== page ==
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Workplace Retaliation Needs Greater Attention Given its Impact on Workplace Culture

Workplace Retaliation Needs Greater Attention Given its Impact on Workplace Culture

When Anonymous Reporting is a Necessary Course of Action, the Risk of Retaliation is High.

Nearly every employment lawsuit contains an allegation of workplace retaliation, where an employee alleges they have suffered adverse employment action as a result of “engaging in legally protected activity.” Practically, retaliation commonly occurs when an employee makes a complaint of illegal behavior occurring at work and suffers demotion, relocation, or termination in the wake of speaking up. In a recent Washington Post article, workplace advice columnist Karla L. Miller opined on the frequency of workplace retaliation, and quoted an employment attorney as stating “nine times out of ten, your days at your employer are numbered. Best to use [the retaliation] as leverage to get a good severance, then find a better employer.” Miller notes the result of each of the cases she profiled resulted in the employee leaving and finding another job, but what if packing up and leaving isn’t always the right solution for everyone?

Retaliation is easy to see, yet can be difficult to prove

After representing management in employment matters for the better part of 20 years, situations occurring at work never cease to surprise or amaze. Yet certain themes are common among charges and complaints that are lodged with employers (and ultimately filed in court or with governmental agencies). Retaliation is a claim that is easy to make, yet difficult to prove on its own. Indeed, many employees perceive the adverse actions they allege as resulting from their complaint (or participation in other illegal activity) when there are mitigating factors lurking in their employment record with that employer that make it difficult to connect the adverse actions directly to their activities. As Miller notes in her article, such mitigating factors can be fabricated by an employer to make it appear that there is a performance problem when in reality the employer just wants the complaining party gone (or to stop making such complaints).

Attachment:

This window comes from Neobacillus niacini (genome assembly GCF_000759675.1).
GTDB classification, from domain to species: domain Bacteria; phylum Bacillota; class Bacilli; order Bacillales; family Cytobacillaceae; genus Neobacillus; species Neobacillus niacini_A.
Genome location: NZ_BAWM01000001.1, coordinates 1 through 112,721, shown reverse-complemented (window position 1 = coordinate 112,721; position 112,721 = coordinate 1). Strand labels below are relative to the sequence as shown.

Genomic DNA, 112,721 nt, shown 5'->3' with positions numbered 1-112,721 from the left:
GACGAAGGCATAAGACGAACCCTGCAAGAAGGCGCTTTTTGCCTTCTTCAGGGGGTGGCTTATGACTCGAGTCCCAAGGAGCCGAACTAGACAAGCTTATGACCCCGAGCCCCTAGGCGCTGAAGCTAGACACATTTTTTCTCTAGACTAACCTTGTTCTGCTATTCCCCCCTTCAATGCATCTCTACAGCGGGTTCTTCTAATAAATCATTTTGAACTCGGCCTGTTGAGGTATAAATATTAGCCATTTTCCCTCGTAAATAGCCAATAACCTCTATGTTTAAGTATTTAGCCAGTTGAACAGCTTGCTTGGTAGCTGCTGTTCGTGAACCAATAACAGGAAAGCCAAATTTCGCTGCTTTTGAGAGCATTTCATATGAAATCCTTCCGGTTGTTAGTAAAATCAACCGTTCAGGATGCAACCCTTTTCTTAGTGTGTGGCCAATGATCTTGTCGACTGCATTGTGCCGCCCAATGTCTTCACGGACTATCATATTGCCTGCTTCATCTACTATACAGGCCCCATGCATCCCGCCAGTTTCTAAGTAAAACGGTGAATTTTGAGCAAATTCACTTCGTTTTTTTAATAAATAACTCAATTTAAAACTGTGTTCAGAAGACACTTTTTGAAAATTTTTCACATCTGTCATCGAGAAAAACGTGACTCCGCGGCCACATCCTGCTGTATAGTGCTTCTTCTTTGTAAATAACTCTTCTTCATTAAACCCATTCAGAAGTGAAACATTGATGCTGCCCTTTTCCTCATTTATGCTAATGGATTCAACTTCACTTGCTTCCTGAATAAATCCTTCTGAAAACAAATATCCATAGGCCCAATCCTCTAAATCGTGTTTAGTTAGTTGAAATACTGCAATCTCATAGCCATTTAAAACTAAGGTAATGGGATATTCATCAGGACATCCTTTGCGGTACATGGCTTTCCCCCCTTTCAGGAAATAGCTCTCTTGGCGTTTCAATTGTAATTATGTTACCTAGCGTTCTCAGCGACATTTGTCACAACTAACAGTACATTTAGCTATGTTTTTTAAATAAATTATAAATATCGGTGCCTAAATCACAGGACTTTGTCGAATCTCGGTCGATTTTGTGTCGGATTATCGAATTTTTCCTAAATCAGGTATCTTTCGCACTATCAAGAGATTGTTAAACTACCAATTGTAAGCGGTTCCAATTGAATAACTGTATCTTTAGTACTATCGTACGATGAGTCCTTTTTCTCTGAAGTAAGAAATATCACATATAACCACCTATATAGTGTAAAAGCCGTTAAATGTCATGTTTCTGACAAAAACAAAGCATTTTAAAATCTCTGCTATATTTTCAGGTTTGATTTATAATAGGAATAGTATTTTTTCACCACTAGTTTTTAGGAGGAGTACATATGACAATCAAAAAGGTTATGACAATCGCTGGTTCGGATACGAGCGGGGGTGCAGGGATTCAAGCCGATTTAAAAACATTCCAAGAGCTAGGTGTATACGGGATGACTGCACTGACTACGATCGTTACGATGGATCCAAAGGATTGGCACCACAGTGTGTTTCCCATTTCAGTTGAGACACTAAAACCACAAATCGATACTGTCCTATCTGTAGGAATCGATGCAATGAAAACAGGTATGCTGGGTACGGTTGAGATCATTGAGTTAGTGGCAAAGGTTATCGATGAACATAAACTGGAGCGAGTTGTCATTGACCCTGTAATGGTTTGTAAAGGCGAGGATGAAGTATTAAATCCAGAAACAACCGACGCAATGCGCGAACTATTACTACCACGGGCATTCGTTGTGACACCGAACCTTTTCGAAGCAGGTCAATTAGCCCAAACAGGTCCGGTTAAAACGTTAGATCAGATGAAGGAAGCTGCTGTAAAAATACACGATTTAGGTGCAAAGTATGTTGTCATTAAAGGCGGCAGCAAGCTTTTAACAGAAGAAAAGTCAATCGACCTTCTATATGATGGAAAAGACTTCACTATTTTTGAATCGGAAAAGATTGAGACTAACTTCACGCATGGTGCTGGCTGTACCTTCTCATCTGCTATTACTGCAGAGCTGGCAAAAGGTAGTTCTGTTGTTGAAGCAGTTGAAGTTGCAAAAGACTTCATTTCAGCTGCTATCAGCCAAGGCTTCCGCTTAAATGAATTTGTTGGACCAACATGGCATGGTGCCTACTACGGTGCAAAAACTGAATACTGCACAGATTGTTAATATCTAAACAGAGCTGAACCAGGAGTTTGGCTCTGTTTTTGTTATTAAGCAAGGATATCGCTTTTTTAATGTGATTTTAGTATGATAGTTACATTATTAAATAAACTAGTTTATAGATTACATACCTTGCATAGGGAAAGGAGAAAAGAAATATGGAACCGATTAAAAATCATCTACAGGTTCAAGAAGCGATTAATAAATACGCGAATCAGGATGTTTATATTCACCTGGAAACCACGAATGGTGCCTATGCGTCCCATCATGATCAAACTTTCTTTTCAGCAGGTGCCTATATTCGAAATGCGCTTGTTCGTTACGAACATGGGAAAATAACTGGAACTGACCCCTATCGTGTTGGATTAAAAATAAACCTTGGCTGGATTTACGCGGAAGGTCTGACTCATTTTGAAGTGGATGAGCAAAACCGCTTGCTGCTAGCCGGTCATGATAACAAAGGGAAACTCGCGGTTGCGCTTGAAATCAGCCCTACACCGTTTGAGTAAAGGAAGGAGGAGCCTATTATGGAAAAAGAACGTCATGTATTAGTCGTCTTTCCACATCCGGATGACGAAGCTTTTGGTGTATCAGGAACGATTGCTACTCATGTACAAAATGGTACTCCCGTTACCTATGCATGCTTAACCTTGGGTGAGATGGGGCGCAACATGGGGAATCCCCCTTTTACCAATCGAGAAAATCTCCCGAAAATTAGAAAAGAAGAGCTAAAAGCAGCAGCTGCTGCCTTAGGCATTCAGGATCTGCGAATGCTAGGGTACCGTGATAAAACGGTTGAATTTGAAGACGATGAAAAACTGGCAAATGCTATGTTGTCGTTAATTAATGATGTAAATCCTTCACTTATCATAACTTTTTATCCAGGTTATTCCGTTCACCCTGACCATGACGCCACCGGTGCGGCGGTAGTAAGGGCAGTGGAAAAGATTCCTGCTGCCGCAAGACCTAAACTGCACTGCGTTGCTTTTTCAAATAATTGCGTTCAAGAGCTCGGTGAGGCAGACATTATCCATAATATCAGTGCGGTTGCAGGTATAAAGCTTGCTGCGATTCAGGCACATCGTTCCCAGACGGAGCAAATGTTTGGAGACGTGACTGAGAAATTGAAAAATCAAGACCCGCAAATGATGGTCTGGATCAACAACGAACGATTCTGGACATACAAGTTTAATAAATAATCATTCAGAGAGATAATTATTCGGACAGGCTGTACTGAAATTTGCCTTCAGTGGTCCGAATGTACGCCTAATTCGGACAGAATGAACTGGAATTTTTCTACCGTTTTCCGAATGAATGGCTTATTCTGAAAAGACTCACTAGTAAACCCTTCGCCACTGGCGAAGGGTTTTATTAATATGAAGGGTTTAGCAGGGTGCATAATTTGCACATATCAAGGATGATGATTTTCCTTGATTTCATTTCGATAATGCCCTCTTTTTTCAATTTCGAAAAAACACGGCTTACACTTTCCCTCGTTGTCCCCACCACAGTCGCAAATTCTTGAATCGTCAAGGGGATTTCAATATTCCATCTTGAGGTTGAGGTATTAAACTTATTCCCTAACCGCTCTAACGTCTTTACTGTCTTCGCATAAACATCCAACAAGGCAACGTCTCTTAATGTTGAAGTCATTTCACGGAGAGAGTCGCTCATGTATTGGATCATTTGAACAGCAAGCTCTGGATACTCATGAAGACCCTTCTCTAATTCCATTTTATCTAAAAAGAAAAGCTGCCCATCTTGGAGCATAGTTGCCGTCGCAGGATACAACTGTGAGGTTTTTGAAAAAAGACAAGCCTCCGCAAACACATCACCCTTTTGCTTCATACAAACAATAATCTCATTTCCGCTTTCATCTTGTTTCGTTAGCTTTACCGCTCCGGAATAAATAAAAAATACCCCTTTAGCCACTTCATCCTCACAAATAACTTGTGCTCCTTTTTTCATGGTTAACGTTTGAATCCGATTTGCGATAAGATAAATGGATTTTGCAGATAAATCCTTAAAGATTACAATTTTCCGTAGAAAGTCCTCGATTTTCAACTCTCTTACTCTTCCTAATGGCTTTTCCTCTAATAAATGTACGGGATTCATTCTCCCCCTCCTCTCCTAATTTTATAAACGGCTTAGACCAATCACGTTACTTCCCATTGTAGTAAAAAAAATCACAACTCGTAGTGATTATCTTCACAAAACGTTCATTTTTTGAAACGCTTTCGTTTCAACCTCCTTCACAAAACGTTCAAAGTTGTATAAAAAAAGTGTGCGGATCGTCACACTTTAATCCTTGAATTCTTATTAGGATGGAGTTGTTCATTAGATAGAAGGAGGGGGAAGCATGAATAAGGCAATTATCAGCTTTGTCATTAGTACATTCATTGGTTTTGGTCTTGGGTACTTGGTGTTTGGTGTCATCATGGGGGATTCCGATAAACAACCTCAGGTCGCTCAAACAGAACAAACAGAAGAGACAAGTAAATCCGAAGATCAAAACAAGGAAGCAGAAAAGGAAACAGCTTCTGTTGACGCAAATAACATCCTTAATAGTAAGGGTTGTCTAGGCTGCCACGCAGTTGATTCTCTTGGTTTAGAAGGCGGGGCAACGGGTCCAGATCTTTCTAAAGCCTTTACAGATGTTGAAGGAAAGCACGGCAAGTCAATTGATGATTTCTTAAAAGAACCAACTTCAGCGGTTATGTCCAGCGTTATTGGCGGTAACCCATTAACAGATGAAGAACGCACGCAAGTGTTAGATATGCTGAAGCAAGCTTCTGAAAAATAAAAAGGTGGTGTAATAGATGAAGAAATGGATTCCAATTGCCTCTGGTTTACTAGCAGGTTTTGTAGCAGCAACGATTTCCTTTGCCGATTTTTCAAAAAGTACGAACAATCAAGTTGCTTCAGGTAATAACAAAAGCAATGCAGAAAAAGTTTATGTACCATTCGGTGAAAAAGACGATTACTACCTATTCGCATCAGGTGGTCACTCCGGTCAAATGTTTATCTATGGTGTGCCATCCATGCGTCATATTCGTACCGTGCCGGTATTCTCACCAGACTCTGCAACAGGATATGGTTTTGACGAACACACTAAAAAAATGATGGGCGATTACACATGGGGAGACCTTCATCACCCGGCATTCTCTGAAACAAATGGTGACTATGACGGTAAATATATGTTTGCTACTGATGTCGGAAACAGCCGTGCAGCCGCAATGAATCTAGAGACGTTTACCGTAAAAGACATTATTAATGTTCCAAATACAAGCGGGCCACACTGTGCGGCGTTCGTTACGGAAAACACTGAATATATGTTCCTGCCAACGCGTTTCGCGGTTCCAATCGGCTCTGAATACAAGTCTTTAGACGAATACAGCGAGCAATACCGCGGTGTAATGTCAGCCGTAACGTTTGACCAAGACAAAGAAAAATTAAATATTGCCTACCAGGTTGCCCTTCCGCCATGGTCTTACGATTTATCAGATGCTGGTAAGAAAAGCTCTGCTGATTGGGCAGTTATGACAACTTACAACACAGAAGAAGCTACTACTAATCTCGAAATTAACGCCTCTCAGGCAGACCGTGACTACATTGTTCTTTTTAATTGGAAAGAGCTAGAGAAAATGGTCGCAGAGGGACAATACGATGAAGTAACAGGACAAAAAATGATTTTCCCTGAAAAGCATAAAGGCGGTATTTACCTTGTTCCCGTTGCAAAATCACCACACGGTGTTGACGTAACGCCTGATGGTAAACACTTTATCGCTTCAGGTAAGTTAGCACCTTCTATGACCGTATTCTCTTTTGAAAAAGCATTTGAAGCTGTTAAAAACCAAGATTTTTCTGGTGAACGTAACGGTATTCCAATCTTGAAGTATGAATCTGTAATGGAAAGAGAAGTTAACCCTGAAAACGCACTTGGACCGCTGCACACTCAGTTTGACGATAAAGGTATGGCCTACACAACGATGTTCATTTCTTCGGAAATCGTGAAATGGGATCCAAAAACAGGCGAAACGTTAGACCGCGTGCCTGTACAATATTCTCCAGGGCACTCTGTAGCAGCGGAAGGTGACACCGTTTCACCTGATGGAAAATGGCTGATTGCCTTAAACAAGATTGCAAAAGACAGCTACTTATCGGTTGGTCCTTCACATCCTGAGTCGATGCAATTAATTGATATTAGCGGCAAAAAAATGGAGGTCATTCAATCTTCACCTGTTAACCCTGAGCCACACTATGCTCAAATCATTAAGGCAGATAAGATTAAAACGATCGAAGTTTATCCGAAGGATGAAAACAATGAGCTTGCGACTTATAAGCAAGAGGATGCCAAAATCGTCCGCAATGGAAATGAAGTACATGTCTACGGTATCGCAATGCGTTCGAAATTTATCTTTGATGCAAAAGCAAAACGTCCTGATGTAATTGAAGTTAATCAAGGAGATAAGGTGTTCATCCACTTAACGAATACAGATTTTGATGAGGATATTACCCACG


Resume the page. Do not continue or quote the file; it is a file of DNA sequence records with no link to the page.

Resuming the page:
There are no heroes at work (at least in the eyes of employers)

One key factor that has led to the persistence of adverse actions resulting from employee complaints is the negative perception managers project on those who speak up about negative (or illegal) behavior taking place at work. While employers may espouse an “open door” policy, the body (and verbal) language of managers tasked with receiving complaints often goes beyond inquisitive and into downright hostile (and even accusatory) territory. The propensity to be “too busy” to actively listen to, and ultimately resolve, complaints is a cultural deficiency that leads to increased employee turnover and ultimately, a greater need to pay the severances, settlements and judgments mentioned in the Washington Post article.

Complaints should be embraced by managers, and listening skills should be emphasized

The cultural concept of “Speak Up!” involves the idea that employers welcome discourse on anything going on within their workplace. Sometimes this elicits positive feedback, other times there is a situation to be addressed. The other side of the Speak Up! coin is the management-skills concept of “Listen Up!” When managers are educated to empathize with employee claims and take a true interest in not just hearing concerns, but also listening to them (and responding promptly), the workplace loses an aura of stress and discomfort.

In a recent conversation with a Mitratech manager, I mentioned their skill in taking in information without sounding patronizing, condescending, or argumentative. While inherent skill in this area is rare, it does exist, and fortunately can be learned. Those organizations that have managers who are skilled in listening to concerns (and actively encourage employees to discuss them) are undoubtedly seeing greater productivity, a reduction in turnover, and of course a reduction in settlements and judgments paid out.

Syntrio’s suite of courses can help your managers avoid retaliation

Understanding the danger of retaliation as a form of discrimination, Syntrio developed a suite of courses aimed at not only educating employees and managers on what retaliation is (and how to avoid it), but also on the value of learning the concepts of speak up and listen up. Syntrio welcomes the opportunity to partner with your organization to add retaliation, speak up and listen up education to your learning platform, as we believe it pairs well with critical (and often mandatory) education topics such as harassment, discrimination, workplace violence, and other key employment issues. Contact a member of our staff today to see how Syntrio and Mitratech can improve your managers’ skills, and in turn, improve your workplace culture.

Since 2007, Jonathan has practiced labor and employment law on behalf of management. Jonathan focuses his practice on advising employers on the prevention of harassment and discrimination issues, with an emphasis on providing in-person harassment training programs to companies of all sizes. Jonathan is licensed in California, Illinois, and Wisconsin, and maintains a national advice practice.

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